You've probably heard of Responsive Web Design (RWD),, the idea that your website will adapt to the screen on which it's being viewed. Can you believe the first article published on it was written in 2010? The iPhone was 3 years old, Android was just picking up steam, and the iPad was about a month old at the time. Mobile interactions were important, but not completely in-your-face important. Now it's the end of 2013 and designing for mobile could not be more important. There are countless articles, books, conferences, and stats to back up the fact that people are using the mobile web. We need to develop responsive sites no matter what platform we are using, weather it be static sites, a platform like Squarespace, or a Content Management System (CMS) like WordPress.
WordPress is an incredibly popular CMS; so popular in-fact that it powers almost 20% of websites. There are over 73,000,000 websites on WordPress.com alone-- that’s not counting people who host their own version of WordPress. It’s estimated that in 2014, one quarter of new websites will be powered by WordPress. Finally, in a study of 100,000 websites using CMSs, WordPress was used in over 50% of them. For comparison, the second most popular CMS was being used by 17%. So lots of people are using WordPress, but what about mobile?
Luke Wroblewski has some very recent stats about Thanksgiving and Black Friday online shopping that are really telling about the ever-growing use of mobile. In comparing 2012 to 2013, he says:
- In 2013, over 50% of e-commerce traffic was mobile. In 2012, it was under 30%.
- In 2013, over 25% of purchases made were on mobile. In 2012, it was 14%.
- 2012 was the first time $1 billion was spent online on Black Friday. This year, $691 million was spent on mobile alone.
What does this tell us? Well, for one, people aren’t just looking up information or playing games on mobile devices. They are browsing websites and spending money. Between these stats and that fact that WordPress powers one fifth of the web, I think we can say that doing RWD on WordPress is pretty important. But even more important than statistics is this:
Clients Are Asking for Responsive Sites
If you are a web developer today, RWD is unavoidable; not only because people are using mobile (those people being your clients’ users), but also because your clients now want it (probably because their users want it).
This year, I’ve worked on quite a few projects where I was asked by my clients to give them a mobile presence without first suggesting it myself. When I explained what RWD was, they loved the idea; RWD enables them to maintain their current website without creating something completely new or giving them a new system to have to work on, while enabling their users to view the site on whatever device they want. Further, I was also hired to design a mobile web application for a conference I also attended. The conference organizers liked the idea that instead of taking time, resources, and money to develop two native applications--one for iOS and one for Android--they could have a simple mobile website that worked across any platform and device. And the kicker? The app was powered by WordPress.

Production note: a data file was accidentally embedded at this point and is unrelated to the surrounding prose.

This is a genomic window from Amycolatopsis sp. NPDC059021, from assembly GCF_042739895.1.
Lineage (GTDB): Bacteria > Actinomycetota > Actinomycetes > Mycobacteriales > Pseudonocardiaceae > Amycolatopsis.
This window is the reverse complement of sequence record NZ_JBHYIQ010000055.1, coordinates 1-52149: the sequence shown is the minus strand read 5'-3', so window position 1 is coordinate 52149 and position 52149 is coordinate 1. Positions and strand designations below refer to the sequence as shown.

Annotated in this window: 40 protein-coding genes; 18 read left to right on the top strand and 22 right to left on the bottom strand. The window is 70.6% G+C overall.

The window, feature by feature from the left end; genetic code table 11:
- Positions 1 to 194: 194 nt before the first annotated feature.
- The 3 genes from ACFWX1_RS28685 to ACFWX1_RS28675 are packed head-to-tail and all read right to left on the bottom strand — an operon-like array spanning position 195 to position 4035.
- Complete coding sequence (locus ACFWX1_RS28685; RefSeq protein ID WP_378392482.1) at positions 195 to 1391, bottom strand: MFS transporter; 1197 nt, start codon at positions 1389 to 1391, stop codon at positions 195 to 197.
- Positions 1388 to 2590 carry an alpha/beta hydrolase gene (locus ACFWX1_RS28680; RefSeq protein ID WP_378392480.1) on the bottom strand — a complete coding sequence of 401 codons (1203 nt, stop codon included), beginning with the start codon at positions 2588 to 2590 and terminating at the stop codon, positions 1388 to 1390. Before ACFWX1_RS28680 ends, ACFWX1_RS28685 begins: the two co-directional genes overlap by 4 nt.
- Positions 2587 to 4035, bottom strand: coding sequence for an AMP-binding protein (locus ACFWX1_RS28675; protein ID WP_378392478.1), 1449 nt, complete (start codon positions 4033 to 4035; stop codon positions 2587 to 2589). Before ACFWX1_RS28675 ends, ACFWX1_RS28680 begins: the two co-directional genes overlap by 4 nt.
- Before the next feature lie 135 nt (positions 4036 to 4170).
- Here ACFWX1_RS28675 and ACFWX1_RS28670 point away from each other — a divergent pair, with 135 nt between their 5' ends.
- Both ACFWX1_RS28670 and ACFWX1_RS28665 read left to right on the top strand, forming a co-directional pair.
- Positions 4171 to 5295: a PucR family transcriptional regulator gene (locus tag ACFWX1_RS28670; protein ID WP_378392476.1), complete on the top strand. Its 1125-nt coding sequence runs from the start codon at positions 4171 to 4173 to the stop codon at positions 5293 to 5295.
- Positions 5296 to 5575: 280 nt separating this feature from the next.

How Is WordPress Different?
Now that you’re totally convinced that you need to make your WordPress site responsive, you’re probably wondering, “How would this be different from any other responsive project?” I’m glad you asked!
There are a lot of great things you can do with WordPress regarding RWD. So much that I could write a book on it; and that’s exactly what I did. In my latest book, Responsive Design with WordPress, I take you through an in-depth look at RWD, WordPress theming, and the things WordPress as a platform does to make Responsive Web Design easier. Because with WordPress you’re often handing the keys to the client, the content is a lot more unpredictable that with a static website, or even a dynamic site with a small amount of content. And because WordPress is so flexible, users can create all sorts of different content. However, it’s that same flexibility that developers like us can take advantage of when creating a responsive site.
One reason WordPress is different is because it generates a slew of CSS classes for its elements. This might sound bad on the surface, but in actuality it gives you a lot of fine-grained control over all of the automatically generated areas. This includes archive areas, comments, the post body, and more. Knowing these classes and when they are generated can help you apply the best styles to your themes on any screen size.
Elements like navigation and sidebars can also pose interesting problems in WordPress sites; users can add whatever they want to either of these sections, so we need to make sure they scale well on smaller screens. Again, the same flexibility that allows users to add any content allows us to style and even completely change these areas depending on the screen size.
These only scratch the surface! There are a whole slew of tricks and techniques you can use in making responsive themes and plugins for WordPress.
With more and more people using mobile for everyday activities and WordPress being more popular than ever, it’s imperative to make your themes and plugins responsive. You’ll be prepared to offer your clients great sites that look good on any screen size.